So far kompu gacha games are the only type determined by the agency to be illegal for using the "cards combination" sales method. But there also are similar online games like "tema gacha" (theme gacha), in which players win further rare virtual items if they succeed in collecting a line of items based on a certain theme. There are also "bingo gacha" games, in which players win rare virtual items if they succeed in having all the numbers displayed in a certain line like a bingo game. [Ibid]

Kompu Gacha Addicts and Game Companies Like Gree

Describing a typical Kompiwrote in the A Tokyo female employee, 27, said once people start spending money to collect rare virtual items, they become unable to quit since owning a rare item carries a kind of status. "In the end I was playing out of pride," she said. At the invitation of a friend, the woman started playing a mobile phone game in April 2010 in which a player collects virtual treasure items in collaboration with other players. She was initially able to collect items free of charge, but needed to spend money to win a rare item. [Source: Yomiuri Shimbun, May 29, 2012]

Lured by advertising pitches like, "You can play a game 11 times for 3,000 yen if you pay a lump sum, although it usually costs 300 yen per game," or "This is the only time you can win this rare item," she got absorbed into the game. She said it took only about a minute to play 3,000 yen worth of the game. Flooded with new sales messages, she ultimately spent nearly 500,000 yen. According to a survey conducted by research company Neo Marketing Inc. earlier this month, 43 percent of 500 SNS game users bought such virtual game items, and 2.4 percent spent more than 10,000 yen. One player spent more than 200,000 yen in a month. [Ibid]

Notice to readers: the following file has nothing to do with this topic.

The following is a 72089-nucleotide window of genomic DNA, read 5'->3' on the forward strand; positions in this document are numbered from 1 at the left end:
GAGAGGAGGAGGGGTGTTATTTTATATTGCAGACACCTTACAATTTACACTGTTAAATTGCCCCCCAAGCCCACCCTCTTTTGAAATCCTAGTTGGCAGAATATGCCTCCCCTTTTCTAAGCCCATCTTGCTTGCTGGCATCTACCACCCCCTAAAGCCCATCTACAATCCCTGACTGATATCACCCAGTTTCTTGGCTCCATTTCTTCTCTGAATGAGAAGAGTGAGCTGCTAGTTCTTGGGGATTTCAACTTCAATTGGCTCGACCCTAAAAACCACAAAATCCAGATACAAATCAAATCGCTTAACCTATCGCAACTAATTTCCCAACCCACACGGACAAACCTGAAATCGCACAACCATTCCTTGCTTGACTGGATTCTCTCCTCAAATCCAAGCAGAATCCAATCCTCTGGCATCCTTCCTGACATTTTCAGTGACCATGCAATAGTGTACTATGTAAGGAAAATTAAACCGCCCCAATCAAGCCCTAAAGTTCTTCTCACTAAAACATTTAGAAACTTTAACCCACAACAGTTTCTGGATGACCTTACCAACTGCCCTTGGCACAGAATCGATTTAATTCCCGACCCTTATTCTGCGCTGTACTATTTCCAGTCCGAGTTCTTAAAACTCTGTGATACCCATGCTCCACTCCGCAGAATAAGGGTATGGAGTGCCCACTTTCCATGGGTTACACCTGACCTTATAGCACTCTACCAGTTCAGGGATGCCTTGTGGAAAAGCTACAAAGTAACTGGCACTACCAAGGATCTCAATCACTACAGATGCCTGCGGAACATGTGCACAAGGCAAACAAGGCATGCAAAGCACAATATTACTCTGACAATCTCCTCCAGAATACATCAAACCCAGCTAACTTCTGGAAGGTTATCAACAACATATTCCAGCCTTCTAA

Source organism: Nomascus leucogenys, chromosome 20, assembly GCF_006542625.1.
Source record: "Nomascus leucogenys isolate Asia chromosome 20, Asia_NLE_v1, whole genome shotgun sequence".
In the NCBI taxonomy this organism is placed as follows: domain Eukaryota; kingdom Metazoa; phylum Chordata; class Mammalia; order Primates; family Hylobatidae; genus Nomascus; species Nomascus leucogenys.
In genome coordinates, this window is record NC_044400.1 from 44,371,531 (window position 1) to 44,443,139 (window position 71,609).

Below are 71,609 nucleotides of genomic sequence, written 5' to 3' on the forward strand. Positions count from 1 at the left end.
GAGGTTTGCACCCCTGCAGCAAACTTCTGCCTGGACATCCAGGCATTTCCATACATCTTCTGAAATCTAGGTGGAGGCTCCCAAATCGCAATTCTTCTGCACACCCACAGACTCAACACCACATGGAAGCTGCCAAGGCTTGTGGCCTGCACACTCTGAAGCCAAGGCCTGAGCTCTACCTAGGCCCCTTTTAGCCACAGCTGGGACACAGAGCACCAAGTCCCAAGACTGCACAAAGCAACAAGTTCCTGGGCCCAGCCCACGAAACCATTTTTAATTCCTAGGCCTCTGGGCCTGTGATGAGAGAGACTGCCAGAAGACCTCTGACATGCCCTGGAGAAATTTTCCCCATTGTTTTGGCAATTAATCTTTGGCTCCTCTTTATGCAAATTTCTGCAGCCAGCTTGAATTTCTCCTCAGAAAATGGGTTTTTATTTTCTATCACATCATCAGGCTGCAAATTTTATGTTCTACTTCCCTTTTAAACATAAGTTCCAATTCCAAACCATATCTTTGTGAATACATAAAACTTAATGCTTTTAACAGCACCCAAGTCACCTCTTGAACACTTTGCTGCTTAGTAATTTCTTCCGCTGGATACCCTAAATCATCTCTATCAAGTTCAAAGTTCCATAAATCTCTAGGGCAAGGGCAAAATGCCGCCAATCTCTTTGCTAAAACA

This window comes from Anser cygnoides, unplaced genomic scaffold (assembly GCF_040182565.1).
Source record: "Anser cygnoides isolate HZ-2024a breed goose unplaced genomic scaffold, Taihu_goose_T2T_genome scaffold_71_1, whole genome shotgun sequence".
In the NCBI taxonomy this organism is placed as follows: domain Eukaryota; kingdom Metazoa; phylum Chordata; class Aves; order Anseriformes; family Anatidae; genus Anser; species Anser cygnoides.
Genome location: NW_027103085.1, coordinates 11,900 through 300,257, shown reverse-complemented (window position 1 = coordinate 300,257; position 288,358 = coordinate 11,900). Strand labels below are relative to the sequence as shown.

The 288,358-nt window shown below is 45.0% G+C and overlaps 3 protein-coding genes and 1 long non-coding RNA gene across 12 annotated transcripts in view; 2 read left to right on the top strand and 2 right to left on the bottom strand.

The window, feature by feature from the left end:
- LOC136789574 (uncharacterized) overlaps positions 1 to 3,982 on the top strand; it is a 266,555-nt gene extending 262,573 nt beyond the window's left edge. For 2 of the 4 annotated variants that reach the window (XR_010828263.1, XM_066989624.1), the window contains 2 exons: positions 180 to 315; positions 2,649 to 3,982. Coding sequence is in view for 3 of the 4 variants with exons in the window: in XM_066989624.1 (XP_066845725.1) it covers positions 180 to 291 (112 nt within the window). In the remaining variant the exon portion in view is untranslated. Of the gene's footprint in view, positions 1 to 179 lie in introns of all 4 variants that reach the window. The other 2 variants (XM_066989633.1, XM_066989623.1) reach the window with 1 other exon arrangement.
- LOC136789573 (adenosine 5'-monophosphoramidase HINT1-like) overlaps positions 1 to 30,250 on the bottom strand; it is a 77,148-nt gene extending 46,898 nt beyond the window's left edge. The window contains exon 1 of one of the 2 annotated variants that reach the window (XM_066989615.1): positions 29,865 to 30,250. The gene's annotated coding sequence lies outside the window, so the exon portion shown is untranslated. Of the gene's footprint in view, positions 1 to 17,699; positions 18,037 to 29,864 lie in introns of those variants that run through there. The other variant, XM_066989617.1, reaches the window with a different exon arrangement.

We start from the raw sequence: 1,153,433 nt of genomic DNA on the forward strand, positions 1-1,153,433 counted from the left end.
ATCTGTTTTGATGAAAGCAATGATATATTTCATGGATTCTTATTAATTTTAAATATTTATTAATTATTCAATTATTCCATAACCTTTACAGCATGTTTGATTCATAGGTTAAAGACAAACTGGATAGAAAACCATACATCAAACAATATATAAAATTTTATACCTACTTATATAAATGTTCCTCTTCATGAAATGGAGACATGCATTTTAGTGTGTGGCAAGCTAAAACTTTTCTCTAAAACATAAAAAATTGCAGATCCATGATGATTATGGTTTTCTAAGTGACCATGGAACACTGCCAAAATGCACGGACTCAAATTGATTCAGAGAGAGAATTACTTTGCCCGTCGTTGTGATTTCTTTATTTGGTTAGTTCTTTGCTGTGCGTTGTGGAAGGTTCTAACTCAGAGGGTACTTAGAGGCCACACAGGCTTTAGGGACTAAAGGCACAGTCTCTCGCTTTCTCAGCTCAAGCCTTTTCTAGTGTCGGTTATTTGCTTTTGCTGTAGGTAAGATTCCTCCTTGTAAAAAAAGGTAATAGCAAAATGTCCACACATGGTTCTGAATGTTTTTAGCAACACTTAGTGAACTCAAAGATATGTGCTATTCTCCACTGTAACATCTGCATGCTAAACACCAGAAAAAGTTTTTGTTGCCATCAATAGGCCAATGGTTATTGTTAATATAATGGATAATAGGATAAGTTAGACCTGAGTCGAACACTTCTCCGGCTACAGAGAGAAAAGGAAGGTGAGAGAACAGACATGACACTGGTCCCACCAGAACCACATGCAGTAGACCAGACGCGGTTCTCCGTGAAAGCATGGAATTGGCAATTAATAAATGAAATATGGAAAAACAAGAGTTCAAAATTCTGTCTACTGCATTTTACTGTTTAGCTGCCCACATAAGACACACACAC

In August 2012, Jiji Press reported: “Gree Inc. President Yoshikazu Tanaka says the mobile game provider is suffering the effects of losing its lucrative "kompu gacha" (complete gacha) service. While it is difficult to analyze the loss in detail, "we have been struggling to cope, causing a delay in new game development," Tanaka said at a press conference. [Source: Jiji Press, August 16, 2012]

The company ended the service in May after the Consumer Affairs Agency decided such services are illegal due to their resemblance to gambling. Gree posted a group operating profit of 82.73 billion yen on sales of 158.23 billion yen for the business year that ended in June. Both its operating profit and sales jumped about 2.5-fold from the previous year. But the firm suffered term-on-term falls in sales and profit in the April-June quarter. For fiscal 2012 , it now projects an operating profit growth between minus 10.6 percent and plus 1.5 percent, which would be the first annual profit decline since it went public. [Ibid]